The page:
nep-ecm New Economics Papers
on Econometrics
Issue of 2005‒12‒14
eight papers chosen by
Sune Karlsson
Orebro University

  1. Score Tests of Normality in Bivariate Probit Models By Anthony Murphy
  2. A practical test for the choice of mixing distribution in a discrete choice model By Mogens Fosgerau; Michel Bierlaire
  3. Temporal aggregaton of univariate linear time series models By Andrea, SILVESTRINI
  4. M-Estimators with Non Standard Rates of Convergence and Weakly Dependent Data By Mehmet Caner
  5. Nonparametric estimation of concave production technologies by entropic methods By Gad Allon; Michael Beenstock; Steven Hackman; Ury Passy; Alex Shapiro
  6. Earnings Mobility and Measurement Error : A Pseudo-Panel Approach By Francisca Antman; David J. Mckenzie
  7. Modelling and Forecasting Housing Investment: The Case of Canada By Frédérick Demers
  8. An Econometric Method of Correcting for Unit Nonresponse Bias in Surveys By Anton Korinek; Johan A. Mistiaen; Martin Ravallion

  1. By: Anthony Murphy (Nuffield College, Oxford)
    Abstract: A relatively simple and convenient score test of normality in the bivariate probit model is derived. Monte Carlo simulations show that the small sample performance of the bootstrapped test is quite good. The test may be readily extended to testing normality in related models.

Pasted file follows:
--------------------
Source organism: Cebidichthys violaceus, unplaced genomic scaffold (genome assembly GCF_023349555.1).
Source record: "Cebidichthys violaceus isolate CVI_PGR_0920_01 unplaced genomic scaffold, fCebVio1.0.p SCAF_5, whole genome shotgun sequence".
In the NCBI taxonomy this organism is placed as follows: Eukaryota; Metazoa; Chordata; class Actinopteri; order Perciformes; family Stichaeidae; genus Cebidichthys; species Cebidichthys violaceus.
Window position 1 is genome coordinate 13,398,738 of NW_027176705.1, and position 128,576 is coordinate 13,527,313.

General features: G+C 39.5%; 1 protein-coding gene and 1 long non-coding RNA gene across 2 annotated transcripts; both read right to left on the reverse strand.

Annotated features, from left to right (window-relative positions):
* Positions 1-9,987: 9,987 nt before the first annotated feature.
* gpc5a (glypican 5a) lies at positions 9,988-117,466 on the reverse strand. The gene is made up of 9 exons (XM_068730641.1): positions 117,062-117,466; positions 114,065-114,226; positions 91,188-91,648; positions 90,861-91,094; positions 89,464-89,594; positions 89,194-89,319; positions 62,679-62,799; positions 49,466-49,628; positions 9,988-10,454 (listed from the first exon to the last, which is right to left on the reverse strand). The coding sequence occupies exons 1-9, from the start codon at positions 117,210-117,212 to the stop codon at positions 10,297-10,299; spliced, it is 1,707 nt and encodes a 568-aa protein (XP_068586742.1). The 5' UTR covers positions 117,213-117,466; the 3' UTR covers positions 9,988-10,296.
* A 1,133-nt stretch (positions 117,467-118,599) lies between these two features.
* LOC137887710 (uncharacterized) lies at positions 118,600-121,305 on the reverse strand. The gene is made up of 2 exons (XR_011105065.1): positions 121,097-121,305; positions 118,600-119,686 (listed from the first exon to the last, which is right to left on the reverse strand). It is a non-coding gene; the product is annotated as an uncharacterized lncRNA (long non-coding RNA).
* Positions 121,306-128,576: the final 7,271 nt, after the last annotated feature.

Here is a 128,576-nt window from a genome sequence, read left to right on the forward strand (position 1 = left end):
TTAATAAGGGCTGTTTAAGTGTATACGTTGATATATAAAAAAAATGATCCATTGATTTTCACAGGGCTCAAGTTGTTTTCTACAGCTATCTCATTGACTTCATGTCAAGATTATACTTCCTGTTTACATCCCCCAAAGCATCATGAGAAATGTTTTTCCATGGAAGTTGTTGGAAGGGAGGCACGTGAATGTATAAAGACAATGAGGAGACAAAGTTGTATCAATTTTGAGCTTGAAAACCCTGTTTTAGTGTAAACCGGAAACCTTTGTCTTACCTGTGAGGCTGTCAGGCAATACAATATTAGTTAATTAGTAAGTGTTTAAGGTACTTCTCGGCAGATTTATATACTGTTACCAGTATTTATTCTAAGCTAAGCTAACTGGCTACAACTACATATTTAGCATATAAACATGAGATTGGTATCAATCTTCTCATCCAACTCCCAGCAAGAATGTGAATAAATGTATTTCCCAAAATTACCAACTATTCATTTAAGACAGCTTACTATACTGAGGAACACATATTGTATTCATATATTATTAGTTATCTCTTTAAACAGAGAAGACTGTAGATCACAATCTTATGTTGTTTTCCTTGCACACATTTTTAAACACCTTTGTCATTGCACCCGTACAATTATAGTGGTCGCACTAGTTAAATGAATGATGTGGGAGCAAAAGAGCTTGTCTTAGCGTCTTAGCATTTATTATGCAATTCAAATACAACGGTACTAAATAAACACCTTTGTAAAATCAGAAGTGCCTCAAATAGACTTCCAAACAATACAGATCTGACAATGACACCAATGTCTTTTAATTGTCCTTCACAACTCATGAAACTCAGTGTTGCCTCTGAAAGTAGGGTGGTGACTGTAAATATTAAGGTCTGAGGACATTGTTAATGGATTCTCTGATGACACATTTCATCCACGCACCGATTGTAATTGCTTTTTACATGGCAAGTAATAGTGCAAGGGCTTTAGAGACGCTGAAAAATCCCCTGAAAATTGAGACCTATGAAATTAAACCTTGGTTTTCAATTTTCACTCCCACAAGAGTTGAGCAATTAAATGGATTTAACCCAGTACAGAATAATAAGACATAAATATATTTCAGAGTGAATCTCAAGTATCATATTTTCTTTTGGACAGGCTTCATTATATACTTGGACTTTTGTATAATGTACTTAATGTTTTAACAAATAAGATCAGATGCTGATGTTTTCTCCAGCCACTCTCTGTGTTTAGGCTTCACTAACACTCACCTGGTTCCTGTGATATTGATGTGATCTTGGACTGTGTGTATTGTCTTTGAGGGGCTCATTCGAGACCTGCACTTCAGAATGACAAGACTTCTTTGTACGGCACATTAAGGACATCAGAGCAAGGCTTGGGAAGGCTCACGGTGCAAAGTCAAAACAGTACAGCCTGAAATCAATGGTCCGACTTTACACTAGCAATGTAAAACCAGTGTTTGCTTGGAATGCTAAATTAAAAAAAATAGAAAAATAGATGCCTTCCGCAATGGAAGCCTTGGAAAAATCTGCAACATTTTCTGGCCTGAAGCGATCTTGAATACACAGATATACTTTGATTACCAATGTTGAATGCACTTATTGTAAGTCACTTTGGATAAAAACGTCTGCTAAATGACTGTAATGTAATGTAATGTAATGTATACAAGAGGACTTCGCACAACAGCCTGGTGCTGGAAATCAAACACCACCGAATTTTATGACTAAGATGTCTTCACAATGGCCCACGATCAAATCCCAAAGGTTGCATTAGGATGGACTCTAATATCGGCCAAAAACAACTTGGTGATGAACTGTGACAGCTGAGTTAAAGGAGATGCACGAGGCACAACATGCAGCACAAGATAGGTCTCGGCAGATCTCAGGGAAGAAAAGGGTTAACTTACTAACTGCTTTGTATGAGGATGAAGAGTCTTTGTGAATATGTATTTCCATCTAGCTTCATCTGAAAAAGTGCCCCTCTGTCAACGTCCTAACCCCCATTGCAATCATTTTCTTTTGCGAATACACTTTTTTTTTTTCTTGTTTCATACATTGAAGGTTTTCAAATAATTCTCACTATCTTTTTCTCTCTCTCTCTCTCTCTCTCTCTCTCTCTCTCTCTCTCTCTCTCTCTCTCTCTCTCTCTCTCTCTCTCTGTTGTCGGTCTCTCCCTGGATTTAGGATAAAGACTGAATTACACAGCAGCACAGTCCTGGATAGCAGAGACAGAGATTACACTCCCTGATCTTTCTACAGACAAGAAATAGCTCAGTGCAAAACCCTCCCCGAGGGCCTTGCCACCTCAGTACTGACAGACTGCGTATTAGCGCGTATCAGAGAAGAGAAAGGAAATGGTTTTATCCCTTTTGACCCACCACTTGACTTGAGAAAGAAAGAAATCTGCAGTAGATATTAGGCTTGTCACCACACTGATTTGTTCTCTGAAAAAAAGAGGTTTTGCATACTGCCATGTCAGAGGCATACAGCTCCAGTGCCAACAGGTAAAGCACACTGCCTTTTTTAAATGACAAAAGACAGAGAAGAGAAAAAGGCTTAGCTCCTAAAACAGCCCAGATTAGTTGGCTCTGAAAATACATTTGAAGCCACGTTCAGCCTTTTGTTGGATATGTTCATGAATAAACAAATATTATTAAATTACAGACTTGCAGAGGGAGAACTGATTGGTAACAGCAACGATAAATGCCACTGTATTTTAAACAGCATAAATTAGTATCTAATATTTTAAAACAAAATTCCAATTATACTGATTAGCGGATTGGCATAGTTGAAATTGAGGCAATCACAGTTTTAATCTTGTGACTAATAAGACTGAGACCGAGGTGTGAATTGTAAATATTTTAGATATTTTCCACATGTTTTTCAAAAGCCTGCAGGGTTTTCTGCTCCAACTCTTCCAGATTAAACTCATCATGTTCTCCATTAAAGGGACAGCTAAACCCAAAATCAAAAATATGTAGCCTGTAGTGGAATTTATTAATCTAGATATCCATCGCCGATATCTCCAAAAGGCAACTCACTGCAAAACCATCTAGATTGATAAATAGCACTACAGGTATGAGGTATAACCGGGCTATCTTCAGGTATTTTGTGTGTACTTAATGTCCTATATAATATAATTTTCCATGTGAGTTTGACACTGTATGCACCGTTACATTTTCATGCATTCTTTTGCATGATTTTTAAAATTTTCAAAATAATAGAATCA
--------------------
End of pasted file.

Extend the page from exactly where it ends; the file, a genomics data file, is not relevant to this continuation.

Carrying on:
Keywords: Score test, bivariate probit, normality, Gram-Charlier series
    JEL: C25
    Date: 2005–12–06
  2. By: Mogens Fosgerau (Danish Transport Research Institute); Michel Bierlaire (Ecole Polytechnique Fédérale de Lausanne)
    Abstract: The choice of a specific distribution for random parameters of a discrete choice model is a critical issue in transportation analysis. Indeed, various pieces of research have demonstrated that an inappropriate choice of the distribution may lead to serious biases in model forecast and in the estimated means of random parameters. In this paper we propose a practical test, based on seminonparametric techniques. The test is analyzed both on synthetic and real data, and is shown to be simple and powerful.
    Keywords: Seminonparametric, discrete choice, mixed logit, value of time
    JEL: C1 C2 C3 C4 C5 C8
    Date: 2005–12–05
  3. By: Andrea, SILVESTRINI
    Abstract: In this paper we feature state-of-the-art econometric methodology of temporal aggregation for univariate linear time series, namely ARIMA-GARCH models. We present a unified overview of temporal aggregation techniques for this broad class of processes and we explain in detail, although intuitively, the technical machinery behind the results. An empirical application with Belgian public deficit data illustrates the main issues.
    Keywords: Temporal aggregation; ARIMA, GARCH, seasonality
    JEL: C10 C22 C43
    Date: 2005–08–15
  4. By: Mehmet Caner (University of Pittsburgh)
    JEL: C1 C2 C3 C4 C5 C8
    Date: 2005–12–09
  5. By: Gad Allon (Northwestern University); Michael Beenstock (Hebrew University); Steven Hackman (Georgia Tech); Ury Passy (Technion); Alex Shapiro (Georgia Tech)
    Abstract: An econometric methodology is developed for nonparametric estimation of concave production technologies. The methodology, bases on the priciple of maximum likelihood, uses entropic distance and concvex programming techniques to estimate production functions.
    Keywords: convex programming, production functions, entropy
    JEL: C1 C2 C3 C4 C5 C8
    Date: 2005–12–06